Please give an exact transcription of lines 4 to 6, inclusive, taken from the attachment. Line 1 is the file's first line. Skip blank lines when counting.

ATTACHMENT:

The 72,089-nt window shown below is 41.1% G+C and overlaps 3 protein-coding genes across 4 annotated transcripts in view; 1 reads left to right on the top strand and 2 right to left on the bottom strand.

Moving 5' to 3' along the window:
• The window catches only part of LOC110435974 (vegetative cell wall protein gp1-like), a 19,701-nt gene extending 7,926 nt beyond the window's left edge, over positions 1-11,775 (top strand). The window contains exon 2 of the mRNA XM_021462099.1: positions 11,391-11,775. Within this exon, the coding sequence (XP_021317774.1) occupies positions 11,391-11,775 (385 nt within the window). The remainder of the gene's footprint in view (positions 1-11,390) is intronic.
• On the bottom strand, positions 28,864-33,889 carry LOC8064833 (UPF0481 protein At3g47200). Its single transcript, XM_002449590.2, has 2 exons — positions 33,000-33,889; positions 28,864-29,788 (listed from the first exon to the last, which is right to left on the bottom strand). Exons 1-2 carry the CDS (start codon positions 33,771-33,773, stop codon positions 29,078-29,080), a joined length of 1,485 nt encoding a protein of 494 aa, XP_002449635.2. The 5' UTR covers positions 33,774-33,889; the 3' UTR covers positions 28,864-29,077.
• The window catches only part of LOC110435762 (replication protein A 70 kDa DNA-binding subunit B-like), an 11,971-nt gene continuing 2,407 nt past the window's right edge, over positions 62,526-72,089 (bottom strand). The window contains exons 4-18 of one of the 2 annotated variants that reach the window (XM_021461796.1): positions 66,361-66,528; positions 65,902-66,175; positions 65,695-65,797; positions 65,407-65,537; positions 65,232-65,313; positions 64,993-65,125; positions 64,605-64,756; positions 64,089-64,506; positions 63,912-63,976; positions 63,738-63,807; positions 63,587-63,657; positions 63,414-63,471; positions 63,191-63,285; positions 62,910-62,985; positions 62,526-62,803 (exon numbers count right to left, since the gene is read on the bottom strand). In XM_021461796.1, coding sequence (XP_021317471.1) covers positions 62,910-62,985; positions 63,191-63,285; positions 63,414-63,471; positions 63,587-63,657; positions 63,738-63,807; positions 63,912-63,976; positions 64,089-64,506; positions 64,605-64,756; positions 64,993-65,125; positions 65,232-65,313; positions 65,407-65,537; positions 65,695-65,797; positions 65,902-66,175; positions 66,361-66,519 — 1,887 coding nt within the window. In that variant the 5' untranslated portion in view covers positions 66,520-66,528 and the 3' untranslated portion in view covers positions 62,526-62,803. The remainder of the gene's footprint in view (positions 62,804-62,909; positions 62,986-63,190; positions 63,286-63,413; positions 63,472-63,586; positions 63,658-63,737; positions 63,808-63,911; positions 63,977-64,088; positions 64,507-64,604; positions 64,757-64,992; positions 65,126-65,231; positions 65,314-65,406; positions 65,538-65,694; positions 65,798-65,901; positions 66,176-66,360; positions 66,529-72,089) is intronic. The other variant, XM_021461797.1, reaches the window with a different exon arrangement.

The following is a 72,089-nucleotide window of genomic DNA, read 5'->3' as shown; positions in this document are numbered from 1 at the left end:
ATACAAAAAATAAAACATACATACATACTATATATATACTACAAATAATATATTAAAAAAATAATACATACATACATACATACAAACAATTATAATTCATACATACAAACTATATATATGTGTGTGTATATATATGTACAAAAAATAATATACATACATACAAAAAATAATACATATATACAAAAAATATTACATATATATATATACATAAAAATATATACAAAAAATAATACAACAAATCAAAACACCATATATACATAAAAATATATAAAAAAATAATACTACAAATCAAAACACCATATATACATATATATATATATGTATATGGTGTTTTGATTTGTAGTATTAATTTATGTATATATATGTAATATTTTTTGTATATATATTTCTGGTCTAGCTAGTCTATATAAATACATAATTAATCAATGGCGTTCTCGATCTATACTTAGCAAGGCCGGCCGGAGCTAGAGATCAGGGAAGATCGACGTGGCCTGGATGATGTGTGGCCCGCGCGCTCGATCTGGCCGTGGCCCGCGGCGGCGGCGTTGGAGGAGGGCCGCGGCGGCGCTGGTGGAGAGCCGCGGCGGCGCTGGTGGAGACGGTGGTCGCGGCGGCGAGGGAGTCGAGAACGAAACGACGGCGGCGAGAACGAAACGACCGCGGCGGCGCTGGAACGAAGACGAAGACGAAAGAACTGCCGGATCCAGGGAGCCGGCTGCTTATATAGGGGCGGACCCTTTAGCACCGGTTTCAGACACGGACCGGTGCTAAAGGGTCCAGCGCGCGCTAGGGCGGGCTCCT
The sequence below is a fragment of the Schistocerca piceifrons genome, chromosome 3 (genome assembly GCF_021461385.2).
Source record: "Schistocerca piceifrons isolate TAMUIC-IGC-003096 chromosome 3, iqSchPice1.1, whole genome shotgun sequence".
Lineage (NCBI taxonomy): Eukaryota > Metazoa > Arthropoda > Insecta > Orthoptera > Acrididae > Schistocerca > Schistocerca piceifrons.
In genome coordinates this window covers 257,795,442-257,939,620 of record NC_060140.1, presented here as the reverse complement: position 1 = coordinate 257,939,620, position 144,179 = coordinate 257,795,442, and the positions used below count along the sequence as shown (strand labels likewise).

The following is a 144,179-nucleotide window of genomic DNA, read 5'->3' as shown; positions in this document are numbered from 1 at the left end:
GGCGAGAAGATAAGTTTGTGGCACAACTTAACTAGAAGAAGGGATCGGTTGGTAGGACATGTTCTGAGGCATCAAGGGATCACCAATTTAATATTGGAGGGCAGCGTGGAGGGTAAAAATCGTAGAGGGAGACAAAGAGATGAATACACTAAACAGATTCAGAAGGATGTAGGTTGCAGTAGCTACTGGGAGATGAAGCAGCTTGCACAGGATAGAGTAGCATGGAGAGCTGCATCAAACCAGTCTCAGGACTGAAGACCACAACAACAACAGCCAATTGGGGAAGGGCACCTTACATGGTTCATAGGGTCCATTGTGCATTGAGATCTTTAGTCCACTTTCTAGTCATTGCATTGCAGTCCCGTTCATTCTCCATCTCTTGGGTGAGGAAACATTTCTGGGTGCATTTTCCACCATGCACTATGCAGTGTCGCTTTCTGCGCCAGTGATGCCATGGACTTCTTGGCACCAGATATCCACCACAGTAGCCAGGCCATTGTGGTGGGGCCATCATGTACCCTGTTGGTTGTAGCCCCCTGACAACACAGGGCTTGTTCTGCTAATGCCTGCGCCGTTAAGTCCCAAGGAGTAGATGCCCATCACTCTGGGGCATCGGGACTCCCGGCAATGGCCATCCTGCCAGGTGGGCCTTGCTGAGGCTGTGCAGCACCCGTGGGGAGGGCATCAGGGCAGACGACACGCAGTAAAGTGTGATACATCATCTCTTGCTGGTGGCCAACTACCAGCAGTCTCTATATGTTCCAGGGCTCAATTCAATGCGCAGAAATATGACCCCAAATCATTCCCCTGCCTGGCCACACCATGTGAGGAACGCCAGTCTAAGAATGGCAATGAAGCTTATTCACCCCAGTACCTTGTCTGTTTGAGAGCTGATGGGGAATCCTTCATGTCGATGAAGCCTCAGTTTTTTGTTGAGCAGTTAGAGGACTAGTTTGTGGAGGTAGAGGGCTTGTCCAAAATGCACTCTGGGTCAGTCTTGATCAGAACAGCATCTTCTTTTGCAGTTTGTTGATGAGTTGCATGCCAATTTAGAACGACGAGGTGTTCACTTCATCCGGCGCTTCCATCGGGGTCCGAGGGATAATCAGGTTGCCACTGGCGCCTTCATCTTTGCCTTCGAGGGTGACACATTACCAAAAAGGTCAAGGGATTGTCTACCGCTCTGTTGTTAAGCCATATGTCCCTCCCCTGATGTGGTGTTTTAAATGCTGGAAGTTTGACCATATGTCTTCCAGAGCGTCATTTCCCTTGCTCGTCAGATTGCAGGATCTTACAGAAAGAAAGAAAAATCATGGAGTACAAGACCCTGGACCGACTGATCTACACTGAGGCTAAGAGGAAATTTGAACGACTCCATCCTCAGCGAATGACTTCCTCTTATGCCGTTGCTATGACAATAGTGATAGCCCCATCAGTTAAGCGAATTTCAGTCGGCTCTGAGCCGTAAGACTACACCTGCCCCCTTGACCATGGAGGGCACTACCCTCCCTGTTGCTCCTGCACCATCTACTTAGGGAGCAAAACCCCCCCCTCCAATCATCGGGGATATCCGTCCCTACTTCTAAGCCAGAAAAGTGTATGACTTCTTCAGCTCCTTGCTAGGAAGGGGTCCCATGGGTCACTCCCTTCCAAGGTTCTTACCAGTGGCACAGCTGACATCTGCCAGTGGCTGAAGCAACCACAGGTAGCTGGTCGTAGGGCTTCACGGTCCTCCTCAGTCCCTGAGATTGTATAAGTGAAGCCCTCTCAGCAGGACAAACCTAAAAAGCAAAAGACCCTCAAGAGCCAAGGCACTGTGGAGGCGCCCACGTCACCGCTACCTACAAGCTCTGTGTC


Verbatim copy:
• On the bottom strand, positions 28,864-33,889 carry LOC8064833 (UPF0481 protein At3g47200). Its single transcript, XM_002449590.2, has 2 exons — positions 33,000-33,889; positions 28,864-29,788 (listed from the first exon to the last, which is right to left on the bottom strand). Exons 1-2 carry the CDS (start codon positions 33,771-33,773, stop codon positions 29,078-29,080), a joined length of 1,485 nt encoding a protein of 494 aa, XP_002449635.2. The 5' UTR covers positions 33,774-33,889; the 3' UTR covers positions 28,864-29,077.
• The window catches only part of LOC110435762 (replication protein A 70 kDa DNA-binding subunit B-like), an 11,971-nt gene continuing 2,407 nt past the window's right edge, over positions 62,526-72,089 (bottom strand). The window contains exons 4-18 of one of the 2 annotated variants that reach the window (XM_021461796.1): positions 66,361-66,528; positions 65,902-66,175; positions 65,695-65,797; positions 65,407-65,537; positions 65,232-65,313; positions 64,993-65,125; positions 64,605-64,756; positions 64,089-64,506; positions 63,912-63,976; positions 63,738-63,807; positions 63,587-63,657; positions 63,414-63,471; positions 63,191-63,285; positions 62,910-62,985; positions 62,526-62,803 (exon numbers count right to left, since the gene is read on the bottom strand). In XM_021461796.1, coding sequence (XP_021317471.1) covers positions 62,910-62,985; positions 63,191-63,285; positions 63,414-63,471; positions 63,587-63,657; positions 63,738-63,807; positions 63,912-63,976; positions 64,089-64,506; positions 64,605-64,756; positions 64,993-65,125; positions 65,232-65,313; positions 65,407-65,537; positions 65,695-65,797; positions 65,902-66,175; positions 66,361-66,519 — 1,887 coding nt within the window. In that variant the 5' untranslated portion in view covers positions 66,520-66,528 and the 3' untranslated portion in view covers positions 62,526-62,803. The remainder of the gene's footprint in view (positions 62,804-62,909; positions 62,986-63,190; positions 63,286-63,413; positions 63,472-63,586; positions 63,658-63,737; positions 63,808-63,911; positions 63,977-64,088; positions 64,507-64,604; positions 64,757-64,992; positions 65,126-65,231; positions 65,314-65,406; positions 65,538-65,694; positions 65,798-65,901; positions 66,176-66,360; positions 66,529-72,089) is intronic. The other variant, XM_021461797.1, reaches the window with a different exon arrangement.

The following is a 72,089-nucleotide window of genomic DNA, read 5'->3' as shown; positions in this document are numbered from 1 at the left end: